Title: Yoddha – The Dynasty of Samudragupta
Author: Rajat Pillai
Publisher: Jaico Publishing House
Rajat Pillai’s ‘Yoddha — The Dynasty of Samudragupta’ is a valuable contribution to the evaluation of our knowledge about one of the greatest rulers to have ruled the Indian soil. It is a briskly written, lively and accomplished account of history that readers will be able to sink their teeth into.
We all know that history has been told and retold by generations and that not everything that is publicized in the name of history should be believed. The only truth about history is that it is written by winners to meet their own ends.
As such, what little we know about Samudragupta and his vast achievements are from the inscriptions and retellings of accounts from his life scattered throughout the Indian subcontinent. Even with all the difficulties involved in uncovering the historical reality, Pillai has nevertheless proved through his writings that one can, with reasonable certainty, say quite a lot that is true about these lost legends. He, however, also adds that in his present historical fiction, he has taken poetic liberty to justify a lot of incidents that he mentions in his book.
Not only do we get to read about Samudragupta, Chandragupta Vikramaditya too finds equal importance in Pillai’s version of one of the most illustrious clans in Indian history. As the story open, we realize that the much-loved king, Samudragupta, did not get along well with his extended family, who wanted to see him dead. He becomes so terrified about the safety of his children that he sends both his sons away from the grandiose of the palace life to be brought up in a natural environment. Things however do not go as planned and both his sons came back only to be caught up in a vicious web. Young Chandra has to wage a battle not only for his identity but also for his sanity. The story ends with Chandra taking up the reigns of the Gupta dynasty and keeping a watchful eye on his enemies lurking everywhere.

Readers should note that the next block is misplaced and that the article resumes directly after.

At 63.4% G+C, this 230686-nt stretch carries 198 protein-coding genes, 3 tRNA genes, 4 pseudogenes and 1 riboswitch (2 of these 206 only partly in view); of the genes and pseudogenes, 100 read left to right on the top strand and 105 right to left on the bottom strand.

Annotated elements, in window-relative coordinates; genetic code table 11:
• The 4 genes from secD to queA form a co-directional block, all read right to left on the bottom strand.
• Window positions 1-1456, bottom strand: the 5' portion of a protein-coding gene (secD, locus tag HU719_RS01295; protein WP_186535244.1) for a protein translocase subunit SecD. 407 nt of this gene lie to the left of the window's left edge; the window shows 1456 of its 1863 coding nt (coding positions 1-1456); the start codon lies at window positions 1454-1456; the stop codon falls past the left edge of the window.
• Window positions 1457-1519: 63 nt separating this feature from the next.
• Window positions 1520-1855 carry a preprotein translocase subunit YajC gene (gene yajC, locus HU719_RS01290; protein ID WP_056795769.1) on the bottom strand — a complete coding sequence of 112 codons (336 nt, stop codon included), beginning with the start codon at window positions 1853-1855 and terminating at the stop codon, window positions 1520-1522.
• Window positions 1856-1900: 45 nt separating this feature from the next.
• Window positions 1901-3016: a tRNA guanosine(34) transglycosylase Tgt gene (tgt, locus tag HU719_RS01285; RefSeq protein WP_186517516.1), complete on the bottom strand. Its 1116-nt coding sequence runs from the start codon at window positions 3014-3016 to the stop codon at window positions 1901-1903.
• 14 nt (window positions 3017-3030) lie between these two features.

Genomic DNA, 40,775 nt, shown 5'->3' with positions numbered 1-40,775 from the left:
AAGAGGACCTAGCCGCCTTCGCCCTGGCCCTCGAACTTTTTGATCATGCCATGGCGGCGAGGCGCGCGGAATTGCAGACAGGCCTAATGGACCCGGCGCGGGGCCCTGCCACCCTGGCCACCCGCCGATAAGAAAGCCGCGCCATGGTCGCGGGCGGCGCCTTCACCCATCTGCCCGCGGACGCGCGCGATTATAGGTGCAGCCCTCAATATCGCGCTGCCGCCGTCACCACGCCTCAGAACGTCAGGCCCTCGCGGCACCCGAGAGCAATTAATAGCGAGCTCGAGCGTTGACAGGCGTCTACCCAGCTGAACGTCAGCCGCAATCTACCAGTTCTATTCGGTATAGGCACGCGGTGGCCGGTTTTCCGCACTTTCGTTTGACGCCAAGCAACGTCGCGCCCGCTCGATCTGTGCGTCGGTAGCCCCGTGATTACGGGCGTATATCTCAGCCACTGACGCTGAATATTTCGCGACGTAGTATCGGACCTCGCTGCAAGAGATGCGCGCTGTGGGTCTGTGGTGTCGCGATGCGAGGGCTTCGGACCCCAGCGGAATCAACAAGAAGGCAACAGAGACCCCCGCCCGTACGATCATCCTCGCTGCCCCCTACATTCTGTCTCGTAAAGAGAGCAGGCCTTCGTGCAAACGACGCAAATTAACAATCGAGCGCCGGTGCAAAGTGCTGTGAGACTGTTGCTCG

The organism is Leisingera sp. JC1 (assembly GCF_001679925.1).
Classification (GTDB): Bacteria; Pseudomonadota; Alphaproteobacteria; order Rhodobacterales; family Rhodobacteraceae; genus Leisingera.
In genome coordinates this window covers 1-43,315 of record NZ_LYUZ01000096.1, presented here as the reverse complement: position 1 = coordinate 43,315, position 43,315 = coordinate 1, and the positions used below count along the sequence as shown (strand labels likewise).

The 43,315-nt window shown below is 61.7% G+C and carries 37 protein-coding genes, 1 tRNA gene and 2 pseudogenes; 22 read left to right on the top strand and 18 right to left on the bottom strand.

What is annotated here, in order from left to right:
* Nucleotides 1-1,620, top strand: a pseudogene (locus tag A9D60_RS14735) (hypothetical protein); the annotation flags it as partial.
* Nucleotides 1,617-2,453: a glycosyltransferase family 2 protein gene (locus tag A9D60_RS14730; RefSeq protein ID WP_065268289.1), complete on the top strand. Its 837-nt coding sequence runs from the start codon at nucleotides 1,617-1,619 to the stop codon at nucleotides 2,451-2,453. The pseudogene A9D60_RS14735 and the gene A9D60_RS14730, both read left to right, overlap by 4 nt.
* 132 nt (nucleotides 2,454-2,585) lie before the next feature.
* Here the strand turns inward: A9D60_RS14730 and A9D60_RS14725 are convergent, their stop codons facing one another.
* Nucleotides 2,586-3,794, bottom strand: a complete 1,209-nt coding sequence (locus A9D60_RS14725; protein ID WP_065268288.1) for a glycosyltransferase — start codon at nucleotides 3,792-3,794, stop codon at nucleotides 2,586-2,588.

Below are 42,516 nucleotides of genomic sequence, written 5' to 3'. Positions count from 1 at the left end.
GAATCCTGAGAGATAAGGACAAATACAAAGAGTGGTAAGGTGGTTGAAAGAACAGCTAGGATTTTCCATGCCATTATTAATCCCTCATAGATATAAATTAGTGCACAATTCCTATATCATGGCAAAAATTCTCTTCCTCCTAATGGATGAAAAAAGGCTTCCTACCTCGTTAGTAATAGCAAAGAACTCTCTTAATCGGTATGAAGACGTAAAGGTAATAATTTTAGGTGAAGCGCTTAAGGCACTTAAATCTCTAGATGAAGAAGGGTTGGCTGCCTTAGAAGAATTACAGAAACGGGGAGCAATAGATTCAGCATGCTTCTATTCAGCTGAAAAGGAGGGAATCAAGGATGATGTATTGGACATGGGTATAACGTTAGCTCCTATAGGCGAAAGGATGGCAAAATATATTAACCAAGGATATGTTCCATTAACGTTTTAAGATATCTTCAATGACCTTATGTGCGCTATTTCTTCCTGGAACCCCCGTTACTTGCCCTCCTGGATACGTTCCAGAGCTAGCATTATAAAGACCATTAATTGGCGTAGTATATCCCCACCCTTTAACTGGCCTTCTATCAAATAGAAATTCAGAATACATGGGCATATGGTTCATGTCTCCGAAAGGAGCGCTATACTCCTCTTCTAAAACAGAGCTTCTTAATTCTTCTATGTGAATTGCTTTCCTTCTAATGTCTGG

Constructing the life of a legend from scraps can be challenging and yet Pillai has done a decent job. His characters take on a dynamic persona as they interact with each other, make schemes, and bid their time through a maze of lies, deceit, hidden truth, and jealousy. The way the story flows is appreciable. Pillai’s mastery over his language is substantiated by the fact that reading his book is effortless. The story has been written in a way to encompass the various stories of the Gupta period in an interesting manner.
Highly readable, Pillai’s Yoddha will be of interest to history buffs and thrill seekers alike.
Rajat Pillai is a graduate from IMI Delhi. He is the author of two previous novels – Chandragupta: Path of a Fallen Demi-God and The Dead Woman Writing.
I'd like to thank the publisher for letting me review the book. I do hope you end up liking the book when you read it. Thank you so much for stopping by, and happy reading!
* I received a review copy from the publisher in exchange for an honest review.
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